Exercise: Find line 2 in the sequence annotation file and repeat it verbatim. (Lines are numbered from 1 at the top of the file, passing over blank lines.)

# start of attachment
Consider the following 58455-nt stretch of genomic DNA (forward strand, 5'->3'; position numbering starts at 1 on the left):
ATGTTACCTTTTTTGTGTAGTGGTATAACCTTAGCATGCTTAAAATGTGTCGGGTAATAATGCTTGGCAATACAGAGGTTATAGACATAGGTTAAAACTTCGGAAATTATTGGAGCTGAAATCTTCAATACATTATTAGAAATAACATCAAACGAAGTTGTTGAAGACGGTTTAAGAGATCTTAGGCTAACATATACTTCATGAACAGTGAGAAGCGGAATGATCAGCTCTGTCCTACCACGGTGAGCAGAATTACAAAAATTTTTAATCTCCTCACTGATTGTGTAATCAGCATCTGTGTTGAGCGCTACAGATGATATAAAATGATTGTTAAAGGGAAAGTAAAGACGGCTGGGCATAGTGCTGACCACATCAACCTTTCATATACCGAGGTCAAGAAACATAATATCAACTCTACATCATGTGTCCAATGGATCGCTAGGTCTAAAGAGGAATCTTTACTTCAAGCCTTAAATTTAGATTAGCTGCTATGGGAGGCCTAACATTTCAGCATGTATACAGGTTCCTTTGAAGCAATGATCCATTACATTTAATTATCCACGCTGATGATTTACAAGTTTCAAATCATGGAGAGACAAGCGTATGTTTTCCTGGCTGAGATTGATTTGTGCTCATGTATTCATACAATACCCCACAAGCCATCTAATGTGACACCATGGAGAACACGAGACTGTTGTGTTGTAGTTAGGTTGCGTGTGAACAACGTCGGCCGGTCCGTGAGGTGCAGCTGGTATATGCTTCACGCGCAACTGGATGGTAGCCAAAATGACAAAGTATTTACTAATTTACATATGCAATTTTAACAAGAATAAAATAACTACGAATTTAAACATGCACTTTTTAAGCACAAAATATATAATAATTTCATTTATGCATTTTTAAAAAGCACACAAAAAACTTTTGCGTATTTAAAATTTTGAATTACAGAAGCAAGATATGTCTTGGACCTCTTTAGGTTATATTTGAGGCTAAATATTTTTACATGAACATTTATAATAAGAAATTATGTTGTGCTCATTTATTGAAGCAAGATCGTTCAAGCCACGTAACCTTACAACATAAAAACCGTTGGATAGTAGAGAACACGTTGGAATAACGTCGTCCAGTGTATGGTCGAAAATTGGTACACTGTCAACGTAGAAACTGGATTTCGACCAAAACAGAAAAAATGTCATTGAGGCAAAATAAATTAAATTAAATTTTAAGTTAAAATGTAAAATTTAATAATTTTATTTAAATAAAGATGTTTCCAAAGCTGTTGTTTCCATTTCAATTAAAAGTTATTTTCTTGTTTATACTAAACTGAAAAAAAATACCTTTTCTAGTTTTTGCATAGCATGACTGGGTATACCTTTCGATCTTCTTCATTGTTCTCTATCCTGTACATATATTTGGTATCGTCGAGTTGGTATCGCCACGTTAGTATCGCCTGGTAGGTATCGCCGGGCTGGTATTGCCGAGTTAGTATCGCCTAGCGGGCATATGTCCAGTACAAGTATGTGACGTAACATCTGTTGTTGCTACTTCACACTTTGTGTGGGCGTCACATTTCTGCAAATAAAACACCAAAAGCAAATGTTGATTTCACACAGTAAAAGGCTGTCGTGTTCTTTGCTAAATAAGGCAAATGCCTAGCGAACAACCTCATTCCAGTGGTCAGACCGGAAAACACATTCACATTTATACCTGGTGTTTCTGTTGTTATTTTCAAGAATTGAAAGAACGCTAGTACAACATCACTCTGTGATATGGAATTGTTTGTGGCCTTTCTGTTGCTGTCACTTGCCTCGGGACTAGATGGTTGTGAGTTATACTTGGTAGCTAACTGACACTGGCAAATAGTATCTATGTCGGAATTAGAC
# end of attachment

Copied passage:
ATGTTACCTTTTTTGTGTAGTGGTATAACCTTAGCATGCTTAAAATGTGTCGGGTAATAATGCTTGGCAATACAGAGGTTATAGACATAGGTTAAAACTTCGGAAATTATTGGAGCTGAAATCTTCAATACATTATTAGAAATAACATCAAACGAAGTTGTTGAAGACGGTTTAAGAGATCTTAGGCTAACATATACTTCATGAACAGTGAGAAGCGGAATGATCAGCTCTGTCCTACCACGGTGAGCAGAATTACAAAAATTTTTAATCTCCTCACTGATTGTGTAATCAGCATCTGTGTTGAGCGCTACAGATGATATAAAATGATTGTTAAAGGGAAAGTAAAGACGGCTGGGCATAGTGCTGACCACATCAACCTTTCATATACCGAGGTCAAGAAACATAATATCAACTCTACATCATGTGTCCAATGGATCGCTAGGTCTAAAGAGGAATCTTTACTTCAAGCCTTAAATTTAGATTAGCTGCTATGGGAGGCCTAACATTTCAGCATGTATACAGGTTCCTTTGAAGCAATGATCCATTACATTTAATTATCCACGCTGATGATTTACAAGTTTCAAATCATGGAGAGACAAGCGTATGTTTTCCTGGCTGAGATTGATTTGTGCTCATGTATTCATACAATACCCCACAAGCCATCTAATGTGACACCATGGAGAACACGAGACTGTTGTGTTGTAGTTAGGTTGCGTGTGAACAACGTCGGCCGGTCCGTGAGGTGCAGCTGGTATATGCTTCACGCGCAACTGGATGGTAGCCAAAATGACAAAGTATTTACTAATTTACATATGCAATTTTAACAAGAATAAAATAACTACGAATTTAAACATGCACTTTTTAAGCACAAAATATATAATAATTTCATTTATGCATTTTTAAAAAGCACACAAAAAACTTTTGCGTATTTAAAATTTTGAATTACAGAAGCAAGATATGTCTTGGACCTCTTTAGGTTATATTTGAGGCTAAATATTTTTACATGAACATTTATAATAAGAAATTATGTTGTGCTCATTTATTGAAGCAAGATCGTTCAAGCCACGTAACCTTACAACATAAAAACCGTTGGATAGTAGAGAACACGTTGGAATAACGTCGTCCAGTGTATGGTCGAAAATTGGTACACTGTCAACGTAGAAACTGGATTTCGACCAAAACAGAAAAAATGTCATTGAGGCAAAATAAATTAAATTAAATTTTAAGTTAAAATGTAAAATTTAATAATTTTATTTAAATAAAGATGTTTCCAAAGCTGTTGTTTCCATTTCAATTAAAAGTTATTTTCTTGTTTATACTAAACTGAAAAAAAATACCTTTTCTAGTTTTTGCATAGCATGACTGGGTATACCTTTCGATCTTCTTCATTGTTCTCTATCCTGTACATATATTTGGTATCGTCGAGTTGGTATCGCCACGTTAGTATCGCCTGGTAGGTATCGCCGGGCTGGTATTGCCGAGTTAGTATCGCCTAGCGGGCATATGTCCAGTACAAGTATGTGACGTAACATCTGTTGTTGCTACTTCACACTTTGTGTGGGCGTCACATTTCTGCAAATAAAACACCAAAAGCAAATGTTGATTTCACACAGTAAAAGGCTGTCGTGTTCTTTGCTAAATAAGGCAAATGCCTAGCGAACAACCTCATTCCAGTGGTCAGACCGGAAAACACATTCACATTTATACCTGGTGTTTCTGTTGTTATTTTCAAGAATTGAAAGAACGCTAGTACAACATCACTCTGTGATATGGAATTGTTTGTGGCCTTTCTGTTGCTGTCACTTGCCTCGGGACTAGATGGTTGTGAGTTATACTTGGTAGCTAACTGACACTGGCAAATAGTATCTATGTCGGAATTAGAC